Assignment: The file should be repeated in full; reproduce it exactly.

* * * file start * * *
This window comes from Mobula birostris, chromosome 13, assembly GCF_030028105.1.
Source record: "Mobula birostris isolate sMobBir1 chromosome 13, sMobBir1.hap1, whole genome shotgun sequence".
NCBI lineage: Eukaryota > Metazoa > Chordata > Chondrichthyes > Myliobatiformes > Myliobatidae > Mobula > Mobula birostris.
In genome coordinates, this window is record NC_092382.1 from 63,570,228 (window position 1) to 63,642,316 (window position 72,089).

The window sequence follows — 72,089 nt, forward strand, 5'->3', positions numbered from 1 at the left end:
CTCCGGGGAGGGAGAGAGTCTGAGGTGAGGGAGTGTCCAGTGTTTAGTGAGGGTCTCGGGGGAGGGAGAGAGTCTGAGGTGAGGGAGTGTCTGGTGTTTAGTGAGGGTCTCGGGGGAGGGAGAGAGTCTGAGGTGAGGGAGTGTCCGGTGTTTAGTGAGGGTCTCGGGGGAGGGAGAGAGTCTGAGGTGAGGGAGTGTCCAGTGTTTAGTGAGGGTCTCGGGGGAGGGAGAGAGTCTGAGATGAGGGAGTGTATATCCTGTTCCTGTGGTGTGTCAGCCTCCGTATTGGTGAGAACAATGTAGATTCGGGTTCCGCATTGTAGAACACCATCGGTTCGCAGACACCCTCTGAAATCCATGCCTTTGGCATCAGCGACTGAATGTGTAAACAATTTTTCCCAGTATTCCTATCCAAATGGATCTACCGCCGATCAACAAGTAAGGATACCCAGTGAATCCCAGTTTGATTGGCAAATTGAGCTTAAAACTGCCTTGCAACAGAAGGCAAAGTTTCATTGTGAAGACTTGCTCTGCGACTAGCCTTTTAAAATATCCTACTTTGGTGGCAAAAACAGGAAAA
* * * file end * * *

This window comes from Mobula birostris, chromosome 13, assembly GCF_030028105.1.
Source record: "Mobula birostris isolate sMobBir1 chromosome 13, sMobBir1.hap1, whole genome shotgun sequence".
NCBI lineage: Eukaryota > Metazoa > Chordata > Chondrichthyes > Myliobatiformes > Myliobatidae > Mobula > Mobula birostris.
In genome coordinates, this window is record NC_092382.1 from 63,570,228 (window position 1) to 63,642,316 (window position 72,089).

The window sequence follows — 72,089 nt, forward strand, 5'->3', positions numbered from 1 at the left end:
CTCCGGGGAGGGAGAGAGTCTGAGGTGAGGGAGTGTCCAGTGTTTAGTGAGGGTCTCGGGGGAGGGAGAGAGTCTGAGGTGAGGGAGTGTCTGGTGTTTAGTGAGGGTCTCGGGGGAGGGAGAGAGTCTGAGGTGAGGGAGTGTCCGGTGTTTAGTGAGGGTCTCGGGGGAGGGAGAGAGTCTGAGGTGAGGGAGTGTCCAGTGTTTAGTGAGGGTCTCGGGGGAGGGAGAGAGTCTGAGATGAGGGAGTGTATATCCTGTTCCTGTGGTGTGTCAGCCTCCGTATTGGTGAGAACAATGTAGATTCGGGTTCCGCATTGTAGAACACCATCGGTTCGCAGACACCCTCTGAAATCCATGCCTTTGGCATCAGCGACTGAATGTGTAAACAATTTTTCCCAGTATTCCTATCCAAATGGATCTACCGCCGATCAACAAGTAAGGATACCCAGTGAATCCCAGTTTGATTGGCAAATTGAGCTTAAAACTGCCTTGCAACAGAAGGCAAAGTTTCATTGTGAAGACTTGCTCTGCGACTAGCCTTTTAAAATATCCTACTTTGGTGGCAAAAACAGGAAAA